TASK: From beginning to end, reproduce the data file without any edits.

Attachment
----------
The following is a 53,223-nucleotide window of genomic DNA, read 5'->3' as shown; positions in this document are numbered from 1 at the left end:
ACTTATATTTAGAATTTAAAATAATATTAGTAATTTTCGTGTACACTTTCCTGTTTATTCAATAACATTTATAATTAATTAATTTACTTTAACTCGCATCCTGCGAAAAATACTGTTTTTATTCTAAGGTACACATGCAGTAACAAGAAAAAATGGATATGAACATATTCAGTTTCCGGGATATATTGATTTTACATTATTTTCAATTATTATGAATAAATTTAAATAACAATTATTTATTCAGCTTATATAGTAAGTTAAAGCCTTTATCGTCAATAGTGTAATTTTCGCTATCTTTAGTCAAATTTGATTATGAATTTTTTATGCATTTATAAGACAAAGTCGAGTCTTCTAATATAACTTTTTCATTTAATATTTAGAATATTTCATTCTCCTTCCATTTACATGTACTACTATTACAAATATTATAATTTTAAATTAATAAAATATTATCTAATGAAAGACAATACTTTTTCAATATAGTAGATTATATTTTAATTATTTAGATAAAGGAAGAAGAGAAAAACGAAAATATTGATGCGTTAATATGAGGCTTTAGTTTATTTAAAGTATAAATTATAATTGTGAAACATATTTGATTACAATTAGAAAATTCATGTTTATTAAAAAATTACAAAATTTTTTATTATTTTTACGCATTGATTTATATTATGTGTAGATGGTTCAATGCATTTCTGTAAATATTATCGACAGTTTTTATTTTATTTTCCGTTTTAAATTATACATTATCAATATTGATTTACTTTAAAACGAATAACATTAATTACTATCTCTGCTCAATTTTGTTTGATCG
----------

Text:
The following is a 53,223-nucleotide window of genomic DNA, read 5'->3' as shown; positions in this document are numbered from 1 at the left end:
ACTTATATTTAGAATTTAAAATAATATTAGTAATTTTCGTGTACACTTTCCTGTTTATTCAATAACATTTATAATTAATTAATTTACTTTAACTCGCATCCTGCGAAAAATACTGTTTTTATTCTAAGGTACACATGCAGTAACAAGAAAAAATGGATATGAACATATTCAGTTTCCGGGATATATTGATTTTACATTATTTTCAATTATTATGAATAAATTTAAATAACAATTATTTATTCAGCTTATATAGTAAGTTAAAGCCTTTATCGTCAATAGTGTAATTTTCGCTATCTTTAGTCAAATTTGATTATGAATTTTTTATGCATTTATAAGACAAAGTCGAGTCTTCTAATATAACTTTTTCATTTAATATTTAGAATATTTCATTCTCCTTCCATTTACATGTACTACTATTACAAATATTATAATTTTAAATTAATAAAATATTATCTAATGAAAGACAATACTTTTTCAATATAGTAGATTATATTTTAATTATTTAGATAAAGGAAGAAGAGAAAAACGAAAATATTGATGCGTTAATATGAGGCTTTAGTTTATTTAAAGTATAAATTATAATTGTGAAACATATTTGATTACAATTAGAAAATTCATGTTTATTAAAAAATTACAAAATTTTTTATTATTTTTACGCATTGATTTATATTATGTGTAGATGGTTCAATGCATTTCTGTAAATATTATCGACAGTTTTTATTTTATTTTCCGTTTTAAATTATACATTATCAATATTGATTTACTTTAAAACGAATAACATTAATTACTATCTCTGCTCAATTTTGTTTGATCG